The Corner

Rudy for Veep?

Over on the home page, Sen. Lindsey Graham, South Carolina’s senior senator, comments on the presidential race. The maverick lawmaker dishes on numerous topics, including the veep slot:

Beyond South Carolina, Graham thinks the GOP should look to all corners of the country, “our pretty deep pool,” for its vice-presidential nominee. The Northeast, he predicts, could be the place to find a leader who balances the ticket. Gov. Chris Christie of New Jersey, he says, would be excellent. Or, if Republicans were looking to Florida, freshman Sen. Marco Rubio, “a good guy, would obviously be very helpful.”

Those two names, I say, are obvious. Graham smiles and floats another: Rudy Giuliani, the former New York mayor. “I know it would create problems on the social side,” he says, in reference to Giuliani’s pro-choice views. “But if you thought you had to do something on national security, you wanted a seasoned person who could be a good adviser to the president on how to make America safe, turn big systems around,” then Giuliani, he says, would be optimal.

“Rudy is respected by a lot of Americans,” Graham says. “I’m in the winning camp. We’re going to be a pro-life party regardless of who is vice president. I want to win.” Tapping Giuliani “may be a bridge too far” to some Republicans, “but when you ask me about who should be [the vice president], I’m looking for someone who could do the job and help the ticket win.”

He also praises Santorum:

Moving forward, Graham thinks an increased emphasis on foreign policy could help candidates in South Carolina, even if they are lagging in the polls. He hints that former Pennsylvania senator Rick Santorum, who has received little press attention, could generate some momentum by vigorously addressing the terrorism threat, at home and abroad. “On the national-security side, I think he’s got a very good, strong voice,” Graham says. “He’s doing the best job, by far, of talking about the America that leads, the America that is exceptional.”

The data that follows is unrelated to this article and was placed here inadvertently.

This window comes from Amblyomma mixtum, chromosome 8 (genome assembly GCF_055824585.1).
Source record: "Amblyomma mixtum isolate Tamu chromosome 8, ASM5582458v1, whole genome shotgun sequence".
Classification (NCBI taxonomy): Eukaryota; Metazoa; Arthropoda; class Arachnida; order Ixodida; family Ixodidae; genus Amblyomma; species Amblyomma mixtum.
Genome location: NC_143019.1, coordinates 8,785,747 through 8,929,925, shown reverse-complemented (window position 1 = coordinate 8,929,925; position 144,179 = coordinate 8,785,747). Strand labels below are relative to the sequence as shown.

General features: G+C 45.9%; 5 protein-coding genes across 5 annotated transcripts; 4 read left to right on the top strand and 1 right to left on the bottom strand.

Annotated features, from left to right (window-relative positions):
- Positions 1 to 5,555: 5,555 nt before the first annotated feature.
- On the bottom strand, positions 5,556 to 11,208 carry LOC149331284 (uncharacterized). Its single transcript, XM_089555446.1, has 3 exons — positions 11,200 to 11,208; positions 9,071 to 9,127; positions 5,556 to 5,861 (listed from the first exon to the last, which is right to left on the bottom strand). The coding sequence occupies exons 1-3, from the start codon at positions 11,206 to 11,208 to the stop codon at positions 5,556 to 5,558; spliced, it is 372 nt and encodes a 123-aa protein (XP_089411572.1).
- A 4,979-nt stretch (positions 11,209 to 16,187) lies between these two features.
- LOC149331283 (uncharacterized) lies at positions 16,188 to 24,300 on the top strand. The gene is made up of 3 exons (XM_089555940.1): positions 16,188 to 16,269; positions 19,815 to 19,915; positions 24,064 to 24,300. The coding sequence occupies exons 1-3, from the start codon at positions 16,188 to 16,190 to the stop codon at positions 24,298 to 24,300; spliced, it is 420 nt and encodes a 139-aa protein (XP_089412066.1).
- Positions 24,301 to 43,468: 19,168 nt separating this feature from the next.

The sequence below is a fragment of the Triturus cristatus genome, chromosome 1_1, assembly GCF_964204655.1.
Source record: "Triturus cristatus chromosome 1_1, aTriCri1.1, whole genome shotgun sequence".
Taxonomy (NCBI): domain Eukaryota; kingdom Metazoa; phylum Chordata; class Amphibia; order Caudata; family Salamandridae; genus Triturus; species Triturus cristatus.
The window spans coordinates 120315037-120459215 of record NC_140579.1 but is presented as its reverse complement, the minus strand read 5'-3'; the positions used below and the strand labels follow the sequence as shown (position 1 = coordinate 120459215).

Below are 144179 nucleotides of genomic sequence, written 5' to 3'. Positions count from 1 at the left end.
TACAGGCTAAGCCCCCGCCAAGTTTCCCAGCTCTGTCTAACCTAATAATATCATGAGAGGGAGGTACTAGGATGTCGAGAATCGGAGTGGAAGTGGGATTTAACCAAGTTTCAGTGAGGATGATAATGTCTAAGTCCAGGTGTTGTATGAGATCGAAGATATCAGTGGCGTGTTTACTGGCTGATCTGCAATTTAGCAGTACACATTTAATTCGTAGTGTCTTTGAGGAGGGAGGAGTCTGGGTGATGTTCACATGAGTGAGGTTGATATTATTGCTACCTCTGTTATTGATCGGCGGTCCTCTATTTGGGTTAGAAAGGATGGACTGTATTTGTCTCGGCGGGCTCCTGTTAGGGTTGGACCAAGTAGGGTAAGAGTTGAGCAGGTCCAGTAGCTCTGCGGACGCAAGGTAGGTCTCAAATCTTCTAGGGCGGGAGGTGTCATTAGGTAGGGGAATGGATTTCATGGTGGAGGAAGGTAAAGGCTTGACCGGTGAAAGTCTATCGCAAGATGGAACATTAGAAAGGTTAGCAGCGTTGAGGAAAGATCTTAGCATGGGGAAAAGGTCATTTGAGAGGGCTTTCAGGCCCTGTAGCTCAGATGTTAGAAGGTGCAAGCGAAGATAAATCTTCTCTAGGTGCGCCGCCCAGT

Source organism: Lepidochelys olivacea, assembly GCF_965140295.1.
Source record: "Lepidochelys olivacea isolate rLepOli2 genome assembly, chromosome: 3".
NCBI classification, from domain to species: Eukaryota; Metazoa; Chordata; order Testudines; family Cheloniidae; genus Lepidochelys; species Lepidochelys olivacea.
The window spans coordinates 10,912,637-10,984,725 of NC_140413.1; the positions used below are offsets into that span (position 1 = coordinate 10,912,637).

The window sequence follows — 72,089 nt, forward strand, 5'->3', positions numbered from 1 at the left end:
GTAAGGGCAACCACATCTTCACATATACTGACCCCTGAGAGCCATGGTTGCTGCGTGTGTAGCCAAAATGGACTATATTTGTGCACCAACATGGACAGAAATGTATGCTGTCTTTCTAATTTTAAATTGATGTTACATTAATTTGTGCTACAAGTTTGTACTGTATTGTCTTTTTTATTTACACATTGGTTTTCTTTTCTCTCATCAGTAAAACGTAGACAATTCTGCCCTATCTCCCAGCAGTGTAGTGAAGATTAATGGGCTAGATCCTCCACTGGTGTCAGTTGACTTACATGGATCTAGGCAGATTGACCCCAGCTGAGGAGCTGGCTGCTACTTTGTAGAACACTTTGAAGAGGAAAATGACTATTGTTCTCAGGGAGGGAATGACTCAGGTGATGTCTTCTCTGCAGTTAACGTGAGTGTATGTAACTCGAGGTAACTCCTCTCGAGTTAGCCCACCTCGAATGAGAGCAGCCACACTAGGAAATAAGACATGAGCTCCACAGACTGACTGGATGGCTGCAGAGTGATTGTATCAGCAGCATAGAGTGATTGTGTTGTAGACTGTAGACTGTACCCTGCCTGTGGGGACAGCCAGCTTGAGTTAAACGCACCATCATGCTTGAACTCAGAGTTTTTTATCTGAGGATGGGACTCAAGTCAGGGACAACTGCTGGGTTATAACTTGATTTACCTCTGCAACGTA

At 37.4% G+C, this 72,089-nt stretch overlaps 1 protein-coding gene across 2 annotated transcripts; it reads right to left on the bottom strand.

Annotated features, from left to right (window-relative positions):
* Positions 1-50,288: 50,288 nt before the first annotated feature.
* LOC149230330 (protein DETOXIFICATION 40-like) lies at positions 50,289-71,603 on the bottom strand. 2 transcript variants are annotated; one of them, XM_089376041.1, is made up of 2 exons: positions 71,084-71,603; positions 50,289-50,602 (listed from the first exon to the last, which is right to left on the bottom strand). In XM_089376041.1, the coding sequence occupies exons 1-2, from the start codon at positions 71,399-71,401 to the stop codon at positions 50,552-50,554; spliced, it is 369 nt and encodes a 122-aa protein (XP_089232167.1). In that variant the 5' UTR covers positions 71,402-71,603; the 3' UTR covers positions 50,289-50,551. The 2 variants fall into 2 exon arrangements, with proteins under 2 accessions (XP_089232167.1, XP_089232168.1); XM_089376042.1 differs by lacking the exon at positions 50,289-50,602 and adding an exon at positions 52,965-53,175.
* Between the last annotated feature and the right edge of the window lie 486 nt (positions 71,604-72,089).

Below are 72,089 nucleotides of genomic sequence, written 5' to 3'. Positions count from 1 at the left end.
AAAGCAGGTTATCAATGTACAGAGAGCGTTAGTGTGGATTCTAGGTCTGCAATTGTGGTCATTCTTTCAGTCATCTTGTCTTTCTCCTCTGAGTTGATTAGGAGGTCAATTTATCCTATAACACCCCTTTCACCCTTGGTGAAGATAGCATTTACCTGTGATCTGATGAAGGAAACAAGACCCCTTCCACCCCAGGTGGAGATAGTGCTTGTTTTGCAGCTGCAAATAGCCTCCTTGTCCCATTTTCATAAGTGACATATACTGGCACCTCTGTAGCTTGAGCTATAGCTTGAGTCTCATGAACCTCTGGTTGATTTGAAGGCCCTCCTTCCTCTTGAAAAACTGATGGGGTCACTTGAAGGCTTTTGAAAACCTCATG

“I’m not going to let the party become the party of isolationism,” Graham says. He points to Jon Huntsman, the former Utah governor who is actively campaigning in South Carolina, as an example of the position he finds unpalatable. “I don’t know what he’s up to,” Graham says, commenting on Huntsman’s call for a speedy drawdown.

Rick Perry, he adds, must “prove that he is electable.”

“No one is going to win the White House without having a commitment to Social Security,” Graham says. “[Perry] is right about it going broke, and I think his [USA Today] op-ed piece was good, but we need to reinforce the message that we see the value of Social Security.”

Graham says Perry’s policy to require young girls to receive HPV inoculations unless their parents opted out, in order to prevent cervical cancer, could also spell trouble for the Texan. “From Governor Perry’s point of view, he was trying to protect girls from cancer. Whether you agree with his decision or not, I have no doubt about his motivation,” he says. “But I don’t think the mandatory route is the one to go. . . . Making someone do that, I don’t like.”

Read the rest here.

Robert Costa — Robert Costa is National Review's Washington editor and a CNBC political analyst. He manages NR's Capitol Hill bureau and covers the White House, Congress, and national campaigns. ...

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